Chuck Hollis, a VMware chief strategist for the SAS business unit, explained:
Being fully integrated with the vSphere kernel brings some notable advantages. One clear advantage is performance and efficiency -- there's no need to traverse multiple VMs just to do IO.
But a potentially bigger advantage is the integration with the vast VMware suite: snaps, replication, vMtion, vCOps, vCAC, SRM, etc. For VMware customers, everything works as one would expect: no plug-ins, no extra work required, etc.
Virtual SAN is currently in beta and has more than 10,000 registered participants putting it through its paces. Because these beta users have been testing it for the past six months, once launched it shouldn't be your typical 1.0 product released by VMware. There's a good chance most of the bugs will have been worked out.
After launch, Virtual SAN is expected to announce at least a 16-node support. Since each Virtual SAN node can support up to 35 disk drives (in addition to up to five SSD or PCI-e flash devices), that equates to 560 spindles in a single Virtual SAN cluster, which brings its raw capacity upward of a petabyte.
Companies who want to deploy Virtual SAN will have two options:
- Use VMware Virtual SAN Ready Nodes -- For those companies that prefer to use a pre-integrated appliance approach, VMware is working with server partners to create a set of servers that are pre-configured and certified as compatible with Virtual SAN, simplifying the configuration and procurement process, and making sure it is optimized for things like performance and capacity.
- Leverage a component-based hardware compatibility list -- For those companies that choose to go the route of building a custom solution, VMware is making a Virtual SAN hardware compatibility list available that includes a host of certified and supported flash devices, hard disk drives, I/O controllers, and solid state storage devices.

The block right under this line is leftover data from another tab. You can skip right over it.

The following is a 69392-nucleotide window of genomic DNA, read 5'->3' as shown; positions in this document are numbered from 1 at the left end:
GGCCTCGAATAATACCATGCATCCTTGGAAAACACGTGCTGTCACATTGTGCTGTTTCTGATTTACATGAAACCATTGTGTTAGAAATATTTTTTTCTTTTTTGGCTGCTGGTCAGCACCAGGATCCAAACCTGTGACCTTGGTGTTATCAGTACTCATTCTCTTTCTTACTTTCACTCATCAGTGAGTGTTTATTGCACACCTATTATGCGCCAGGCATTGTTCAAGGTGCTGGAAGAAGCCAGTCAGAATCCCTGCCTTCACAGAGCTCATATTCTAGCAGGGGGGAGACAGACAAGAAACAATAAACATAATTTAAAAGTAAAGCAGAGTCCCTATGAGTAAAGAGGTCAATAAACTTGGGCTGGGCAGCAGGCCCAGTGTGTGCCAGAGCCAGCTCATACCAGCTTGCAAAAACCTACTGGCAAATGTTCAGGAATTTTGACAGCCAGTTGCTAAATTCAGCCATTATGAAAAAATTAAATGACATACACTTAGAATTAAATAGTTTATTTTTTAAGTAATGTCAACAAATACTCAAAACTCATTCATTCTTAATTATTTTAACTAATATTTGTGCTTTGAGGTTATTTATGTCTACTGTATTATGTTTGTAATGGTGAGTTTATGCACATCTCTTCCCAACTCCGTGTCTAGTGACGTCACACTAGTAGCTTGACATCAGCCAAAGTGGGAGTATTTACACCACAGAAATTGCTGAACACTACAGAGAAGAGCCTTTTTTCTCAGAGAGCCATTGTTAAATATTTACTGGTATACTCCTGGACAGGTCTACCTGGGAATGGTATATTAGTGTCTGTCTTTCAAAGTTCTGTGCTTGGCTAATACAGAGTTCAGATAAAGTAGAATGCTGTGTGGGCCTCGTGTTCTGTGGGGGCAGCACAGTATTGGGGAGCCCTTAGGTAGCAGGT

VMware announced during PEX that Virtual SAN is gaining support from quite a number of companies, including Cisco, Dell, EMC, Fusion-io, HP, IBM, SanDisk, and Seagate to name a few.
At the time of general availability, it is expected that more than 150 components as well as 10 Ready Nodes will be certified with VMware Virtual SAN. VMware said it expects additional components to be certified over time.
We still don't know how much Virtual SAN will cost or how it will be licensed, but VMware has stated that it expects the technology to become GA sometime this quarter, so it shouldn't be much longer until pricing and licensing are officially announced.
More information may soon be forthcoming, as VMware announced an upcoming online event that will takes place on March 6. The company is billing "VMware NOW: Virtual SAN Special Online Event" as a chance to hear "exciting product news." VMware CEO Pat Gelsinger and the company's newly crowned CTO Ben Fathi will deliver the announcements during the hour-long event.
This article, "VMware's Virtual SAN to address software-defined storage," was originally published at InfoWorld.com. Follow the latest developments in virtualization and cloud computing at InfoWorld.com.